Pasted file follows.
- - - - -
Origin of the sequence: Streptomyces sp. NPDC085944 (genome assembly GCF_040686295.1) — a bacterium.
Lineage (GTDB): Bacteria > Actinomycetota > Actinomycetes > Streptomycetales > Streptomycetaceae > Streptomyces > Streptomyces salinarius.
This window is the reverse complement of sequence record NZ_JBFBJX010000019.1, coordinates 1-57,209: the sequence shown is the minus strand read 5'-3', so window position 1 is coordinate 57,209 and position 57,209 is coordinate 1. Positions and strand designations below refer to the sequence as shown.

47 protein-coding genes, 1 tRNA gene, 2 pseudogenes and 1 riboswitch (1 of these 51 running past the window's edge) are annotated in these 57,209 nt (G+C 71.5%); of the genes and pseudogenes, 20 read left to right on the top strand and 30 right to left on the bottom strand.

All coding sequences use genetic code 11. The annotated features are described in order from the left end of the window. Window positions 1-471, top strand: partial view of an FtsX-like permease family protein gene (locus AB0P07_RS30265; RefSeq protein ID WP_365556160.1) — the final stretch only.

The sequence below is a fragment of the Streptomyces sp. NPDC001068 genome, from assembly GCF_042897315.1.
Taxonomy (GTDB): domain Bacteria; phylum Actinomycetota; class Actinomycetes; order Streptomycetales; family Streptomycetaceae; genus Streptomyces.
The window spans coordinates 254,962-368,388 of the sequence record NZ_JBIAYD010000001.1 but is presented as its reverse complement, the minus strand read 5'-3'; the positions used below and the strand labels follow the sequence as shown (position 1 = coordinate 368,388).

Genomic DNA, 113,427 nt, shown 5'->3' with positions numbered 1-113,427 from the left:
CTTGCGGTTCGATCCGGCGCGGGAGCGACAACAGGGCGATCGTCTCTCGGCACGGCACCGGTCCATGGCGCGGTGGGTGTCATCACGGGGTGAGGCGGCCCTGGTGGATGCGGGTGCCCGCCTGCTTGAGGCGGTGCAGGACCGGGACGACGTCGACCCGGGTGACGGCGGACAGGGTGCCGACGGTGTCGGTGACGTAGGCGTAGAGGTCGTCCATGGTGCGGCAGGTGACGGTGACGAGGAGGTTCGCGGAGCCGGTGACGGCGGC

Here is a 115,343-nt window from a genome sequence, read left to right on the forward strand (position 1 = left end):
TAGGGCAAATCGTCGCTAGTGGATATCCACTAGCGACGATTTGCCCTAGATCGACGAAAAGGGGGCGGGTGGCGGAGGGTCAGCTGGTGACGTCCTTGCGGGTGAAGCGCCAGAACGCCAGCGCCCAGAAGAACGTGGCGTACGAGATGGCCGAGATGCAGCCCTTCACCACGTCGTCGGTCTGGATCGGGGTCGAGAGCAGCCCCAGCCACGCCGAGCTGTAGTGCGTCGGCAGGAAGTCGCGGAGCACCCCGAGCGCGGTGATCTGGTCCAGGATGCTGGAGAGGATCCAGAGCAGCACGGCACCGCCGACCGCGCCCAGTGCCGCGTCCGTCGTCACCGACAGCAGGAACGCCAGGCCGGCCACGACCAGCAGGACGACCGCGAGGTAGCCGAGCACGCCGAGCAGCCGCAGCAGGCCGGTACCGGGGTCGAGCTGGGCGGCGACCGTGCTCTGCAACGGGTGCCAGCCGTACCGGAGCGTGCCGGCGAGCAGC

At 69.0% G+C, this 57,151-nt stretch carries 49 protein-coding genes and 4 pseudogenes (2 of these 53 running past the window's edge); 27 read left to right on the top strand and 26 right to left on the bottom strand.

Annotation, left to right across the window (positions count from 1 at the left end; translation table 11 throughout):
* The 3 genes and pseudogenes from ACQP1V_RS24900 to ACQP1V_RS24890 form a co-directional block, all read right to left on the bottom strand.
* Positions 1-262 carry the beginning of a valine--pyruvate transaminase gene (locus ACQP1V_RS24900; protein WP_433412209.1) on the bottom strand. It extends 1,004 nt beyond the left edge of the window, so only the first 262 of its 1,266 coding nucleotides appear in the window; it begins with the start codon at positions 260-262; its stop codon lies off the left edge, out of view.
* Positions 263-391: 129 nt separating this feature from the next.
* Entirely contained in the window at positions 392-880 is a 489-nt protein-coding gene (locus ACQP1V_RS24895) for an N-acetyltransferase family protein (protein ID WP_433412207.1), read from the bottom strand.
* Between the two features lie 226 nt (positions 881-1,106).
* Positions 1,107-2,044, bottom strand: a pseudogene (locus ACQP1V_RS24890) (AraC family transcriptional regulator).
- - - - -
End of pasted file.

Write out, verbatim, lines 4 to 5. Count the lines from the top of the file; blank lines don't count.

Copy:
47 protein-coding genes, 1 tRNA gene, 2 pseudogenes and 1 riboswitch (1 of these 51 running past the window's edge) are annotated in these 57,209 nt (G+C 71.5%); of the genes and pseudogenes, 20 read left to right on the top strand and 30 right to left on the bottom strand.

All coding sequences use genetic code 11. The annotated features are described in order from the left end of the window. Window positions 1-471, top strand: partial view of an FtsX-like permease family protein gene (locus AB0P07_RS30265; RefSeq protein ID WP_365556160.1) — the final stretch only.